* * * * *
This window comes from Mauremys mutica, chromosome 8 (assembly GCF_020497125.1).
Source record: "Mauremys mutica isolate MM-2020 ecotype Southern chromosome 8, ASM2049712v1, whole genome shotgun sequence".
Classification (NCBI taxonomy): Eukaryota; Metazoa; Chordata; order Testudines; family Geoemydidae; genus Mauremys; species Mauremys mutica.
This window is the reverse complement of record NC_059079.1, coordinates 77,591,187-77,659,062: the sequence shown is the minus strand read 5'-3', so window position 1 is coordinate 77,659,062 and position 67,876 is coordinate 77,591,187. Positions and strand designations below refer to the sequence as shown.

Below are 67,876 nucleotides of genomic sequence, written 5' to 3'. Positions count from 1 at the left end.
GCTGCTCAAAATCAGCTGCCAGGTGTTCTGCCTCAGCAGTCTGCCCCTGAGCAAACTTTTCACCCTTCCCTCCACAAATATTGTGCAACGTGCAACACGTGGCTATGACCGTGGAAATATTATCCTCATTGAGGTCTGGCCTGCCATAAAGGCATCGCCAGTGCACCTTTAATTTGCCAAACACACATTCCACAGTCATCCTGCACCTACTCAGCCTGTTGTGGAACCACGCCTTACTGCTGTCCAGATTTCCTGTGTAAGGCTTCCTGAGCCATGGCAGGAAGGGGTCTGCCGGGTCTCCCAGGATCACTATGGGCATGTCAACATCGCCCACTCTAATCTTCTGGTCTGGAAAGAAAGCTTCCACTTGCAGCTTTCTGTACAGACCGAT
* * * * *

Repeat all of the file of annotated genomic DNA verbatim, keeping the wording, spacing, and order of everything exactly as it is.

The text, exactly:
This window comes from Mauremys mutica, chromosome 8 (assembly GCF_020497125.1).
Source record: "Mauremys mutica isolate MM-2020 ecotype Southern chromosome 8, ASM2049712v1, whole genome shotgun sequence".
Classification (NCBI taxonomy): Eukaryota; Metazoa; Chordata; order Testudines; family Geoemydidae; genus Mauremys; species Mauremys mutica.
This window is the reverse complement of record NC_059079.1, coordinates 77,591,187-77,659,062: the sequence shown is the minus strand read 5'-3', so window position 1 is coordinate 77,659,062 and position 67,876 is coordinate 77,591,187. Positions and strand designations below refer to the sequence as shown.

Below are 67,876 nucleotides of genomic sequence, written 5' to 3'. Positions count from 1 at the left end.
GCTGCTCAAAATCAGCTGCCAGGTGTTCTGCCTCAGCAGTCTGCCCCTGAGCAAACTTTTCACCCTTCCCTCCACAAATATTGTGCAACGTGCAACACGTGGCTATGACCGTGGAAATATTATCCTCATTGAGGTCTGGCCTGCCATAAAGGCATCGCCAGTGCACCTTTAATTTGCCAAACACACATTCCACAGTCATCCTGCACCTACTCAGCCTGTTGTGGAACCACGCCTTACTGCTGTCCAGATTTCCTGTGTAAGGCTTCCTGAGCCATGGCAGGAAGGGGTCTGCCGGGTCTCCCAGGATCACTATGGGCATGTCAACATCGCCCACTCTAATCTTCTGGTCTGGAAAGAAAGCTTCCACTTGCAGCTTTCTGTACAGACCGAT